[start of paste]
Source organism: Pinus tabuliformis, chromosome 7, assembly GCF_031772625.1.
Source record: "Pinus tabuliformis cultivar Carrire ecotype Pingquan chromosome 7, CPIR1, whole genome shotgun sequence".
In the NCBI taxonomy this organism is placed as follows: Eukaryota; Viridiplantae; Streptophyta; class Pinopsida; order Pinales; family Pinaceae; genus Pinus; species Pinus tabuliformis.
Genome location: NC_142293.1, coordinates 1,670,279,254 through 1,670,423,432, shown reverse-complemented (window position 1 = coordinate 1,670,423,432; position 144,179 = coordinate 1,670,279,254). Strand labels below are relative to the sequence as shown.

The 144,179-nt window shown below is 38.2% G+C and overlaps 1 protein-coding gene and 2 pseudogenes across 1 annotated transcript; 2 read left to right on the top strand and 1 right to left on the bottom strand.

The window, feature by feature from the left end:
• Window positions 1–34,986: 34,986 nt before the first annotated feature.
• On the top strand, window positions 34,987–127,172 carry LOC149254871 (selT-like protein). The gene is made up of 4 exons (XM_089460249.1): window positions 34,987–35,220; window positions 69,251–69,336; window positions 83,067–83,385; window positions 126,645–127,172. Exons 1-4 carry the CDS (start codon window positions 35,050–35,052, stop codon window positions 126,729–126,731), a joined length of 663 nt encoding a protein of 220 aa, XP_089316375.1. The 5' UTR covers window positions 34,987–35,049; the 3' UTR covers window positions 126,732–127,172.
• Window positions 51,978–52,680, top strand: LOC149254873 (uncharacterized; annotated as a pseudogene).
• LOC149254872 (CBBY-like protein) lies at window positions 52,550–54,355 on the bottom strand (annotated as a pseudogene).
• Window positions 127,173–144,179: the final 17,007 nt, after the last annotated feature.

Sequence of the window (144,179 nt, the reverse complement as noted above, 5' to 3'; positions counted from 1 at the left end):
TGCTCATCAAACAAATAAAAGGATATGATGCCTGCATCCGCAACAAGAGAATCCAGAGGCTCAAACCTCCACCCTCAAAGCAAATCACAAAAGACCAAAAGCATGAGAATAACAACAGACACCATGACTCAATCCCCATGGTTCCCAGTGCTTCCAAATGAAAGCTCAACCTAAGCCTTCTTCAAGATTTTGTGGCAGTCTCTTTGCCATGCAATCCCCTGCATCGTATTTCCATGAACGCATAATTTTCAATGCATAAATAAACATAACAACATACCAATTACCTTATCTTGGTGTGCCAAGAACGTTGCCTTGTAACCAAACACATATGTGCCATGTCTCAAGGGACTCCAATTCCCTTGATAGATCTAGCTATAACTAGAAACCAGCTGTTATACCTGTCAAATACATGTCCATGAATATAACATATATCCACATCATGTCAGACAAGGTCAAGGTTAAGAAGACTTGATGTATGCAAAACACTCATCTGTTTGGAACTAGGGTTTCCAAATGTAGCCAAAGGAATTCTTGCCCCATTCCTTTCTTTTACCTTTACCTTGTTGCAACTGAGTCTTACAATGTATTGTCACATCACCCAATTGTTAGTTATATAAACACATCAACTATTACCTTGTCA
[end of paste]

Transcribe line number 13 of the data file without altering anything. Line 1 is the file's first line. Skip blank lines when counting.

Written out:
TGCTCATCAAACAAATAAAAGGATATGATGCCTGCATCCGCAACAAGAGAATCCAGAGGCTCAAACCTCCACCCTCAAAGCAAATCACAAAAGACCAAAAGCATGAGAATAACAACAGACACCATGACTCAATCCCCATGGTTCCCAGTGCTTCCAAATGAAAGCTCAACCTAAGCCTTCTTCAAGATTTTGTGGCAGTCTCTTTGCCATGCAATCCCCTGCATCGTATTTCCATGAACGCATAATTTTCAATGCATAAATAAACATAACAACATACCAATTACCTTATCTTGGTGTGCCAAGAACGTTGCCTTGTAACCAAACACATATGTGCCATGTCTCAAGGGACTCCAATTCCCTTGATAGATCTAGCTATAACTAGAAACCAGCTGTTATACCTGTCAAATACATGTCCATGAATATAACATATATCCACATCATGTCAGACAAGGTCAAGGTTAAGAAGACTTGATGTATGCAAAACACTCATCTGTTTGGAACTAGGGTTTCCAAATGTAGCCAAAGGAATTCTTGCCCCATTCCTTTCTTTTACCTTTACCTTGTTGCAACTGAGTCTTACAATGTATTGTCACATCACCCAATTGTTAGTTATATAAACACATCAACTATTACCTTGTCA